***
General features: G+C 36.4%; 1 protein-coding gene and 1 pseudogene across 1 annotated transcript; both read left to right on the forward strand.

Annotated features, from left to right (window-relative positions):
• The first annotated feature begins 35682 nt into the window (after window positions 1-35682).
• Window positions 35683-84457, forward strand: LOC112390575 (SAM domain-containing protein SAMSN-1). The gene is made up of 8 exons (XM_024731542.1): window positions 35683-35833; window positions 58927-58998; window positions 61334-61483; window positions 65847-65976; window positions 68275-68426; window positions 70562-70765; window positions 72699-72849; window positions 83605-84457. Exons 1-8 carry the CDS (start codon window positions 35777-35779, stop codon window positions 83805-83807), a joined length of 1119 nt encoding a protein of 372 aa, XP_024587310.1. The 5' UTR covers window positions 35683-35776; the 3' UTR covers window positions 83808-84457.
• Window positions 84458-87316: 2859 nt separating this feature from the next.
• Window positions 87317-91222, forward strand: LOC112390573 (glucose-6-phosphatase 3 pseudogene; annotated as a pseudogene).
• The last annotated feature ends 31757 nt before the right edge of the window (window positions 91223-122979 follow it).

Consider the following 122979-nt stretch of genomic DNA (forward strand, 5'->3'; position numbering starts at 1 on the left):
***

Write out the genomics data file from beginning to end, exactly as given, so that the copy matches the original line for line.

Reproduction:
General features: G+C 36.4%; 1 protein-coding gene and 1 pseudogene across 1 annotated transcript; both read left to right on the forward strand.

Annotated features, from left to right (window-relative positions):
• The first annotated feature begins 35682 nt into the window (after window positions 1-35682).
• Window positions 35683-84457, forward strand: LOC112390575 (SAM domain-containing protein SAMSN-1). The gene is made up of 8 exons (XM_024731542.1): window positions 35683-35833; window positions 58927-58998; window positions 61334-61483; window positions 65847-65976; window positions 68275-68426; window positions 70562-70765; window positions 72699-72849; window positions 83605-84457. Exons 1-8 carry the CDS (start codon window positions 35777-35779, stop codon window positions 83805-83807), a joined length of 1119 nt encoding a protein of 372 aa, XP_024587310.1. The 5' UTR covers window positions 35683-35776; the 3' UTR covers window positions 83808-84457.
• Window positions 84458-87316: 2859 nt separating this feature from the next.
• Window positions 87317-91222, forward strand: LOC112390573 (glucose-6-phosphatase 3 pseudogene; annotated as a pseudogene).
• The last annotated feature ends 31757 nt before the right edge of the window (window positions 91223-122979 follow it).

Consider the following 122979-nt stretch of genomic DNA (forward strand, 5'->3'; position numbering starts at 1 on the left):